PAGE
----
Plough

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Home, Parish of Kirkgunzeon – 15/3/20

The time came to fold in the turnips and start again. I reached for the plough and began the long reset process which has been repeated these last three years.

My neighbours say that I would be better doing this job with disc harrows. Ploughing is a hard way to do a simple job, particularly since the ground is already crumbly and workable. I would love to cut corners, but I don’t have disc harrows and my spring cultivator has shown an incredible talent for digging up huge boulders which would otherwise have lain sleeping underground. So ploughing it is, and the soil crumbles up behind me like cake mix because there’s no turf or stubble to hold it together.

There is an additional bonus to ploughing which also merits a mention, because dedicated readers will remember that in hauling turnips over the winter, we managed to get a trailer stuck. The recovery process was long and arduous, and it led to the creation of some huge ruts and hollows which would not look out of place on the battlefield at Passchendaele. Ploughing has ironed out the creases from a long, wet winter and now there is a moment to ponder what comes next.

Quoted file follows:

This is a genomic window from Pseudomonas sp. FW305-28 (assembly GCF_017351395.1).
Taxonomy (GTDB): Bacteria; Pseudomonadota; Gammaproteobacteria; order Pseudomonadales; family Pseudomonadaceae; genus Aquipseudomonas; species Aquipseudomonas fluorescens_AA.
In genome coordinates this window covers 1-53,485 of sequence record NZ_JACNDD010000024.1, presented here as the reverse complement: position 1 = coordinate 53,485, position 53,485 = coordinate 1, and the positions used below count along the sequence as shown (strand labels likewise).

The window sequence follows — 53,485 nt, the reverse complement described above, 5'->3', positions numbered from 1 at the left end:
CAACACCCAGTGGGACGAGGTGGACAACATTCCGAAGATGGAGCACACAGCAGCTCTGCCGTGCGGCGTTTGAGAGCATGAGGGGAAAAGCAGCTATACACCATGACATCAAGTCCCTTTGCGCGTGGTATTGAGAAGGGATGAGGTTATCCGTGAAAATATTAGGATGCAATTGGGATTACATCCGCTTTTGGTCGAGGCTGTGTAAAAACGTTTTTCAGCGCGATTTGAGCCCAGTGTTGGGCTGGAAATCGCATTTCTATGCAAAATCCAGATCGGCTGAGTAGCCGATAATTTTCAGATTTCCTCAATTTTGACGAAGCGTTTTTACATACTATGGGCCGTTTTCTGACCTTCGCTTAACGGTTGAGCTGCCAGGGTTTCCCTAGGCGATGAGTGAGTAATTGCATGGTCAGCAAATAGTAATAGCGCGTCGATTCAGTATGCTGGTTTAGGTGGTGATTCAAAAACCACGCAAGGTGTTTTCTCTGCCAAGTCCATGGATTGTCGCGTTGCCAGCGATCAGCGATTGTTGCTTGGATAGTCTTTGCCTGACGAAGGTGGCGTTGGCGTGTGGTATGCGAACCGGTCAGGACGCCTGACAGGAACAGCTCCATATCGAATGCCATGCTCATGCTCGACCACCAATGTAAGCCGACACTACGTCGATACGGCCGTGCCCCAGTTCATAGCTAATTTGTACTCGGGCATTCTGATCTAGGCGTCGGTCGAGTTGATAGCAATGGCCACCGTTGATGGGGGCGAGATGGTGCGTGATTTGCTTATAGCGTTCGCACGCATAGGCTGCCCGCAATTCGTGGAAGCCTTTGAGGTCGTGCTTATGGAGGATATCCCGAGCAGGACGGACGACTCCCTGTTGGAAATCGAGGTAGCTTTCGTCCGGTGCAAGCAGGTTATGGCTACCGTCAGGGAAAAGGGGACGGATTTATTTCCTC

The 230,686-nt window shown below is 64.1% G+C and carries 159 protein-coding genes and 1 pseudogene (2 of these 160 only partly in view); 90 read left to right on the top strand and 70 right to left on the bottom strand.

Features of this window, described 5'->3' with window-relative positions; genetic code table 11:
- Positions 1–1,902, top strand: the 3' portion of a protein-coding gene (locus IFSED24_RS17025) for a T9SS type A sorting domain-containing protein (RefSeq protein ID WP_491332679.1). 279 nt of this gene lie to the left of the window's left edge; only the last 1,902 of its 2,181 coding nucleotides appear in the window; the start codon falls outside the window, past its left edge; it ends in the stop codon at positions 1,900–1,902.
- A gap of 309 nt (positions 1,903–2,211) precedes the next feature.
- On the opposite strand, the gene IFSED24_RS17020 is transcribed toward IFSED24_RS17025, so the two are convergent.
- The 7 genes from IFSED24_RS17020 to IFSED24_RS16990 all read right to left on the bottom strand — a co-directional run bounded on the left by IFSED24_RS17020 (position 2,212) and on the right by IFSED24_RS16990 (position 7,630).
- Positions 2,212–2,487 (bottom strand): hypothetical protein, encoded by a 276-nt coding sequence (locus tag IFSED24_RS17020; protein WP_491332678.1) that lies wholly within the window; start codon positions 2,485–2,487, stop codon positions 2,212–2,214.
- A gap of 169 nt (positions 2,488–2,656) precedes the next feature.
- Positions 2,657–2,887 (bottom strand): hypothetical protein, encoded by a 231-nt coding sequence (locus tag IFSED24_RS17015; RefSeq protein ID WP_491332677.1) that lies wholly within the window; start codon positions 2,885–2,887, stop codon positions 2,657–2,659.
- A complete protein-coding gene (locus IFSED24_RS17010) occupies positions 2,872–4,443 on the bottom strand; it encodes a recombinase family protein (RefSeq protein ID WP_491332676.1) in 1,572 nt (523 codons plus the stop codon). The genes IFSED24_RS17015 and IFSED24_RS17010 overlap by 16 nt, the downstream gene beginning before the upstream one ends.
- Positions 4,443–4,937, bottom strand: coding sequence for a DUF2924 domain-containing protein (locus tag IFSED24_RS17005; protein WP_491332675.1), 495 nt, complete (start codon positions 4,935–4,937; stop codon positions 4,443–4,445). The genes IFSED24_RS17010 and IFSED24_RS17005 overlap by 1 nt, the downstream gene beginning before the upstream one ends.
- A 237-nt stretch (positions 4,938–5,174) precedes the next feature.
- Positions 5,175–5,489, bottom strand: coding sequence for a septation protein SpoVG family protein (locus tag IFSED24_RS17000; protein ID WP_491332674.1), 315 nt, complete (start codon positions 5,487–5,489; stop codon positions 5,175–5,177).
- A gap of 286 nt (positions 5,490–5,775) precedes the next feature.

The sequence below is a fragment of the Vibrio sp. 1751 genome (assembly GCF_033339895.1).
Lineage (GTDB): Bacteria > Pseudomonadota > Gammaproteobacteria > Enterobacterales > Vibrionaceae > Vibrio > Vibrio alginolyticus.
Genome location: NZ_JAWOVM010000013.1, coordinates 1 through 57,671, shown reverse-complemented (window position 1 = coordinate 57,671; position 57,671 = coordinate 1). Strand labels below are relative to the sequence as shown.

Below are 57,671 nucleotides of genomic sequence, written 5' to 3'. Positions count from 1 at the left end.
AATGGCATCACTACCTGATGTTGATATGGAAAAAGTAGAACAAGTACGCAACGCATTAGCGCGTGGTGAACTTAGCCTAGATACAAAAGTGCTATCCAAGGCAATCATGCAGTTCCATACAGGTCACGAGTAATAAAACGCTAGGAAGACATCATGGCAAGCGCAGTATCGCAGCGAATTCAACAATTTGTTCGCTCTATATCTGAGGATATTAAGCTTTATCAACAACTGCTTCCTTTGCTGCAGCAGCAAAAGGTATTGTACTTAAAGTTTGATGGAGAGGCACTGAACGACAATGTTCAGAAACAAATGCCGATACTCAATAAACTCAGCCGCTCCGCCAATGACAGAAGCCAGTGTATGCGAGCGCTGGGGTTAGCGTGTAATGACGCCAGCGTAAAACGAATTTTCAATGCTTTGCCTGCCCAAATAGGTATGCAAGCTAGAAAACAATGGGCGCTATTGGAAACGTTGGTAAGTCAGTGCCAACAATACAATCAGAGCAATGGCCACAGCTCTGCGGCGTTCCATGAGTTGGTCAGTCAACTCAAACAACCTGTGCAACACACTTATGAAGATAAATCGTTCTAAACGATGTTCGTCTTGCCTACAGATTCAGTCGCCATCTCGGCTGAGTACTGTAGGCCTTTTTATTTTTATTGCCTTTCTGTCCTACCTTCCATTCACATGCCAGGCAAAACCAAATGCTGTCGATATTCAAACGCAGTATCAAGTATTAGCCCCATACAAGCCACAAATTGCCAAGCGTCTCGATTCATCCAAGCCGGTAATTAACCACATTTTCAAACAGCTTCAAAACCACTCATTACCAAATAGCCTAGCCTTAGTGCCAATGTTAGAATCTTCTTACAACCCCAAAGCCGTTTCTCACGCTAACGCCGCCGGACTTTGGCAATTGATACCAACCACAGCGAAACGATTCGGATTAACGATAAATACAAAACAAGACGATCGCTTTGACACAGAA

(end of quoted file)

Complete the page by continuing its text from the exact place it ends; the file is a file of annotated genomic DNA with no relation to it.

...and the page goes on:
I would like to put this field back into grass, but I’m tempted by the idea of sowing it with oats again and seeding grass underneath that crop. That would give me some really nice wholecrop sileage in July, and it should mean that grass will spring into life when the main harvest has been cut and hauled away. I’m conscious that in cropping this field, most of its life is spent lying idle. When I grew oats, the field was “working” for less than five months of the year. When I grew turnips, I drew out much the same. That all led to long “waste” fallow periods which were good for wildlife, but seemed to underperform for agriculture. By sowing two crops at once, I will hopefully extend the productive shelf-life for this land and make the best of my resources in 2020. I’m still undecided on this, but it does seem a sensible course of action.

Thanks (as always) go to Rob, a long-term reader of this blog who was sufficiently moved by my ambitious plans to give me a mighty two-furrow Massey Fergusson plough back in 2017. I hope he will be pleased to hear that it’s still going strong!

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